Thinking back to the writing of my first three novels, I must admit that the amount of words I cut in the editing and redrafting process were in the thousands, most likely, no more than that. The majority of the finished product in each case includes nearly all of the words I originally typed in my first drafts. Sure, there was a bit of cutting and massaging on further drafts, not to mention a lot of adding as well. But, to be honest, I held onto my words like a security blanket — I feared the backspace key like none other. How could I delete my hard work? Surely, each of those words were there for a reason from the start.
As my hunt for a literary agent continues, however, the lesson of when to cut has never been more clear to me than now.
The novel I am pitching was first written from two POVs, one being a woman behind bars for a murder she may or may not have actually committed; the other, a writer who puts her career on the line to prove her innocence. Over the past couple of months, several agents have offered constructive criticism that comes down to a single opinion: the half of the book from the writer’s perspective is not interesting and only serves to take the reader away from the story of the true protagonist, the imprisoned woman.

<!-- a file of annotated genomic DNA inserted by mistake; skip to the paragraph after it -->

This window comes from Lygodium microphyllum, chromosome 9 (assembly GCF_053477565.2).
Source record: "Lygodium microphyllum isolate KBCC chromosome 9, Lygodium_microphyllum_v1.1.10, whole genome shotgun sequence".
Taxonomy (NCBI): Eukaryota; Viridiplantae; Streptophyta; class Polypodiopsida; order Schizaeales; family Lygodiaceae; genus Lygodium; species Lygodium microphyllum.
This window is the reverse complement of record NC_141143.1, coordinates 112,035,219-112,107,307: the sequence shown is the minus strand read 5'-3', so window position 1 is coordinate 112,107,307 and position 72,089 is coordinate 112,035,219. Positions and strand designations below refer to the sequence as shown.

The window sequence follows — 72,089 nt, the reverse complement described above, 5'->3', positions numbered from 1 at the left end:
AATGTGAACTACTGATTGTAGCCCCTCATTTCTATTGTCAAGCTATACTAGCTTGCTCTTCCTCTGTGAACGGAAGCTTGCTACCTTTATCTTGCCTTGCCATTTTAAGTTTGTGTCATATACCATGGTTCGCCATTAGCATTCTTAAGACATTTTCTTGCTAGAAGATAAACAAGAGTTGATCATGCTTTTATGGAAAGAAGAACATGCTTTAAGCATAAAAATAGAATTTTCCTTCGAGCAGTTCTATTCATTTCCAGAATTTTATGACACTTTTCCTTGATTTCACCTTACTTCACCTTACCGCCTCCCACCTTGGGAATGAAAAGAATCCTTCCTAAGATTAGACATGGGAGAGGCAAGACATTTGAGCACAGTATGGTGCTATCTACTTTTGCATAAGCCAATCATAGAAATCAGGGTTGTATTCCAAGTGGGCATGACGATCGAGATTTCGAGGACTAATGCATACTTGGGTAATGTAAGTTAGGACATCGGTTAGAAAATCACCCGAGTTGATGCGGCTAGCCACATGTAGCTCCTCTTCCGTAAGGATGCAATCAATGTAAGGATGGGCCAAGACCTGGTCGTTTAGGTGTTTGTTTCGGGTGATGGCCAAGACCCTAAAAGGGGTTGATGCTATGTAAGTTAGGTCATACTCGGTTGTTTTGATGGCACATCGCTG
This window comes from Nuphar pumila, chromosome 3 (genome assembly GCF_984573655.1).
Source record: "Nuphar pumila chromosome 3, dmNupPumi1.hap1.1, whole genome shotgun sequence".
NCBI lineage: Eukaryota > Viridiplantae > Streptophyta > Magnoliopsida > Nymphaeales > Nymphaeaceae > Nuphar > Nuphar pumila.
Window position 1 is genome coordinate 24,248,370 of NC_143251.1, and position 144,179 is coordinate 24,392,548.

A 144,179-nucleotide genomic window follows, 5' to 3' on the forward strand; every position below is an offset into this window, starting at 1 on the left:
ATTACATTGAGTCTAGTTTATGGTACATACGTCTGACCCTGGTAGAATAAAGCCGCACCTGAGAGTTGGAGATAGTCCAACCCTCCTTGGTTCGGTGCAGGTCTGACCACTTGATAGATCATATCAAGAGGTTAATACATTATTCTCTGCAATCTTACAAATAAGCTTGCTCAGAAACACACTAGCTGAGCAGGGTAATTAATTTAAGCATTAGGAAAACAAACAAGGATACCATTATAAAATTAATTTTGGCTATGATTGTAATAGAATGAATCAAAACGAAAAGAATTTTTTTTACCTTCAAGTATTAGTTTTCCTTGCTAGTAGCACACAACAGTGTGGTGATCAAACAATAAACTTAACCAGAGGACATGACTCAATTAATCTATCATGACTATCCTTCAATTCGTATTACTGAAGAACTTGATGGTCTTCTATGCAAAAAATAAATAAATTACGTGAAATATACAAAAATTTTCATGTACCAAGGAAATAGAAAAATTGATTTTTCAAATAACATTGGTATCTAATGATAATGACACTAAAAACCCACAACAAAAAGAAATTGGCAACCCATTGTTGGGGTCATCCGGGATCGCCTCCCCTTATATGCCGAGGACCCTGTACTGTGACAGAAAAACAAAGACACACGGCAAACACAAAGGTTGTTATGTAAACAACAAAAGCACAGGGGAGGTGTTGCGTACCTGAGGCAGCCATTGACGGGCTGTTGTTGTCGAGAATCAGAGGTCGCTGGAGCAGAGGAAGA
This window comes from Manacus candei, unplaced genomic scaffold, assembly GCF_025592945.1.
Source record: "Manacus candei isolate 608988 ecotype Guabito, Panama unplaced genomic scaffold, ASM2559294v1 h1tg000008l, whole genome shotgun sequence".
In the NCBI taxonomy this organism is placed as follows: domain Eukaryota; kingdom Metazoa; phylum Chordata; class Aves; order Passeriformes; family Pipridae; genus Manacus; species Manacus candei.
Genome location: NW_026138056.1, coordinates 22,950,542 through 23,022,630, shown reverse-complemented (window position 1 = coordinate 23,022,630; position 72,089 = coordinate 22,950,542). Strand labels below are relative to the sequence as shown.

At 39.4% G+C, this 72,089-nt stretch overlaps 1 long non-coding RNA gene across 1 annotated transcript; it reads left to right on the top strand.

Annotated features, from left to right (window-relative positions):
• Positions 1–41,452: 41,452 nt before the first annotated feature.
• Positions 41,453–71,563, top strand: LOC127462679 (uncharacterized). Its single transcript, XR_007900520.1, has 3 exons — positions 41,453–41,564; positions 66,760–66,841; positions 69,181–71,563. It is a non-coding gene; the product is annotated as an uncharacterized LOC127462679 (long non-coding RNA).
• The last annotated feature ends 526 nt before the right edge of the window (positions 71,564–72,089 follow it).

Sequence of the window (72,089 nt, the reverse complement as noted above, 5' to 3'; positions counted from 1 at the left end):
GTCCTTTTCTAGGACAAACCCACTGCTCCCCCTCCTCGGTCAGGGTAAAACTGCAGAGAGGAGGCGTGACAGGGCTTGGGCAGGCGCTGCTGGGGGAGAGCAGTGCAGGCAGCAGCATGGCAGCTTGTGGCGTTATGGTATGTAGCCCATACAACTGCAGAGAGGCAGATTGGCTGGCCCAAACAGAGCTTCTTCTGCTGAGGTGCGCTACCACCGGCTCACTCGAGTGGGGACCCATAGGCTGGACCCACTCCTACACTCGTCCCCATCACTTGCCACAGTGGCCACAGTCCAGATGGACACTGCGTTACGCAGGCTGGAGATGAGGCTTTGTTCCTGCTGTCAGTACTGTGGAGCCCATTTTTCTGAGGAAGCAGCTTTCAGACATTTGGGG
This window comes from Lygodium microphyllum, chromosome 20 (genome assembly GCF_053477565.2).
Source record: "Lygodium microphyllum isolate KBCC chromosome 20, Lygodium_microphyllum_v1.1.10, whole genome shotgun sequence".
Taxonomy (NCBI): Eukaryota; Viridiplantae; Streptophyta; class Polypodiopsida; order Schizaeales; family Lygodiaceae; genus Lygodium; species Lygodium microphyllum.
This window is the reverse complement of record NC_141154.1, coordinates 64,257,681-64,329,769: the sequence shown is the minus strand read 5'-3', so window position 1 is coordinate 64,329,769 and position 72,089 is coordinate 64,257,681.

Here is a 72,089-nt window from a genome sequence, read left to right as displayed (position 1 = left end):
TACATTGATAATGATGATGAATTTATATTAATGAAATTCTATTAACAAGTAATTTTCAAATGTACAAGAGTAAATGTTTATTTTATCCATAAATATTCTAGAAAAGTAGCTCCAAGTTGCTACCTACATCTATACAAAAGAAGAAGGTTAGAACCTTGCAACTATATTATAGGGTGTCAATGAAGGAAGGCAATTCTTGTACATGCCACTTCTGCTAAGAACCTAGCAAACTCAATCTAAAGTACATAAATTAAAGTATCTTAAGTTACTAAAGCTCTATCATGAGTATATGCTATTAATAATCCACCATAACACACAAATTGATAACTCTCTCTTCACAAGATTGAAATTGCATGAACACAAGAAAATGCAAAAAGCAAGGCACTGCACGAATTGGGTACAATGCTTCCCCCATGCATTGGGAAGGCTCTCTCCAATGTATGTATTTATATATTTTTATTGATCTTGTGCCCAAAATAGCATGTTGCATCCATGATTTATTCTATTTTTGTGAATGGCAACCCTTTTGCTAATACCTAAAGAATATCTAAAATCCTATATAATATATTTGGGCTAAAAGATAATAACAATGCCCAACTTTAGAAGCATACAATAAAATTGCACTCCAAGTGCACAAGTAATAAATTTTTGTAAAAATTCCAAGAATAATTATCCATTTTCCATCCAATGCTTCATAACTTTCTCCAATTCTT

After hearing this feedback from multiple agencies that I respect, I had a choice to make: keep going with my original pitch and manuscript, and hope that some agent would think it was worthy for representation and publication, or take this advice to heart.
One agent specifically made me choose the latter. After a couple of emails in which she offered several pages of feedback on the manuscript as a whole, as well as explaining why she thought sticking with the primary protagonist would make the novel stronger, I knew there was no question in this.
And so, I started deleting. Almost 40,000 words of my novel. Cutting it in half.
I had thought this would be the most painful act of my writing career to-date, knowing how many hours, days, months it took to get all of that onto the page, perfecting those chapters. Instead, I felt a wave of relief as soon as they were gone.
Not only did I know instantly that it was the right move to make, but in the deletion of my words, I have never felt more like a writer. That may sound strange to some, but it’s the truth. To delete is to open up your work to even better words, words that weren’t just written to get your initial thoughts down, unperfected; but to get at the heart of the writing, the purpose you set out to accomplish from the beginning.
First drafts are first drafts for a reason. I’d venture to guess that many — if not most — novels published by the major publishing houses today have barely a glimmer of their first drafts in them. Writers must be willing to use that backspace key if they want to come away from their desks with the best versions of their stories to share with the world. No longer do I fear it — I embrace it, knowing that the next 40,000 words I write are going to be that much better for it.
- Queries Sent: 88
- Rejections: 35
- No Response: 17
- Partial Requests: 2
- Full Requests: 3